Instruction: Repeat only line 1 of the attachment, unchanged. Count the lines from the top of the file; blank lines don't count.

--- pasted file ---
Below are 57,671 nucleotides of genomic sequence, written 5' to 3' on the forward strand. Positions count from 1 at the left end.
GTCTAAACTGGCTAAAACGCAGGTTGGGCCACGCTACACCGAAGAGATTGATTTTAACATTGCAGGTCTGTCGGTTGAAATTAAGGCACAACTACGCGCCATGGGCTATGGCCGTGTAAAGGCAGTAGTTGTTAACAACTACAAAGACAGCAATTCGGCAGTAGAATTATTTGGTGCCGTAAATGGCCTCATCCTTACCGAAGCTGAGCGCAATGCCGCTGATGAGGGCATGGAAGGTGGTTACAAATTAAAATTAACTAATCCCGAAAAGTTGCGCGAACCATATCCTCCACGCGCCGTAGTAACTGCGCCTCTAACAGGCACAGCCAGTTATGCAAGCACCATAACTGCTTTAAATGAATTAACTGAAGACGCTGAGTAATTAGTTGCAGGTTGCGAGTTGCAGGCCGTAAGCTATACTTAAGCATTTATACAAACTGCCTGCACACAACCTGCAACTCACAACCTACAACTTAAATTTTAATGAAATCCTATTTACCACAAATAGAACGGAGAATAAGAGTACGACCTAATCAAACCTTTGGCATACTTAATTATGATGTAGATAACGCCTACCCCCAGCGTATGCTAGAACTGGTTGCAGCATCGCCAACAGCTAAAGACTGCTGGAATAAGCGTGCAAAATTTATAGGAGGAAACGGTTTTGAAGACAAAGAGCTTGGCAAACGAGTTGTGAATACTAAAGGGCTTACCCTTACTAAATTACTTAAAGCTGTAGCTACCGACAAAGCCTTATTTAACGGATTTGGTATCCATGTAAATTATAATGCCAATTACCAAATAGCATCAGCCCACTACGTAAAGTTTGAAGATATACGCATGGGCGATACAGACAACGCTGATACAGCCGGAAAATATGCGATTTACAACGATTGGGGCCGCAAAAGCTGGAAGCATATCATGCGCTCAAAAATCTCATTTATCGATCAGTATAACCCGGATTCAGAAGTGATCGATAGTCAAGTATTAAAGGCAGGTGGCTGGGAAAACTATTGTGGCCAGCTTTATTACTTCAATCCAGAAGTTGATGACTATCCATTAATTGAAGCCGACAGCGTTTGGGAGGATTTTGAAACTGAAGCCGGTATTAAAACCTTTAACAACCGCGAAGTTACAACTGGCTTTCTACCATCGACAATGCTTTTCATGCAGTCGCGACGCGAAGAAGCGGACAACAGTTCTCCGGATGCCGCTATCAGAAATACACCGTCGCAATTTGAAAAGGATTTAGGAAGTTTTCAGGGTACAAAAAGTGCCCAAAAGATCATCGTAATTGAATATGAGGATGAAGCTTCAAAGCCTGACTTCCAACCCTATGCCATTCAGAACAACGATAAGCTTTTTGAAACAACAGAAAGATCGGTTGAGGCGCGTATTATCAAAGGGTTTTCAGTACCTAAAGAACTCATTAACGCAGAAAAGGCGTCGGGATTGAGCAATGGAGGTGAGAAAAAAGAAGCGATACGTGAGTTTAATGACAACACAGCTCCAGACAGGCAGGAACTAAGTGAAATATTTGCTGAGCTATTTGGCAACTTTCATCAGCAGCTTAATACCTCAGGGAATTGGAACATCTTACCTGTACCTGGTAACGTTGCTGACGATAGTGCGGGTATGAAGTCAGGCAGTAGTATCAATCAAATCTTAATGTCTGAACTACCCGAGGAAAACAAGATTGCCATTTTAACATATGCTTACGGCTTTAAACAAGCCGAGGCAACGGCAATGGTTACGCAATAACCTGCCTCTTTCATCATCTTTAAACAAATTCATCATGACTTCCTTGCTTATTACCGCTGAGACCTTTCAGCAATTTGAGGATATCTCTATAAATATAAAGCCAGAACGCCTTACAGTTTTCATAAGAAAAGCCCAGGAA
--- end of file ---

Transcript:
Below are 57,671 nucleotides of genomic sequence, written 5' to 3' on the forward strand. Positions count from 1 at the left end.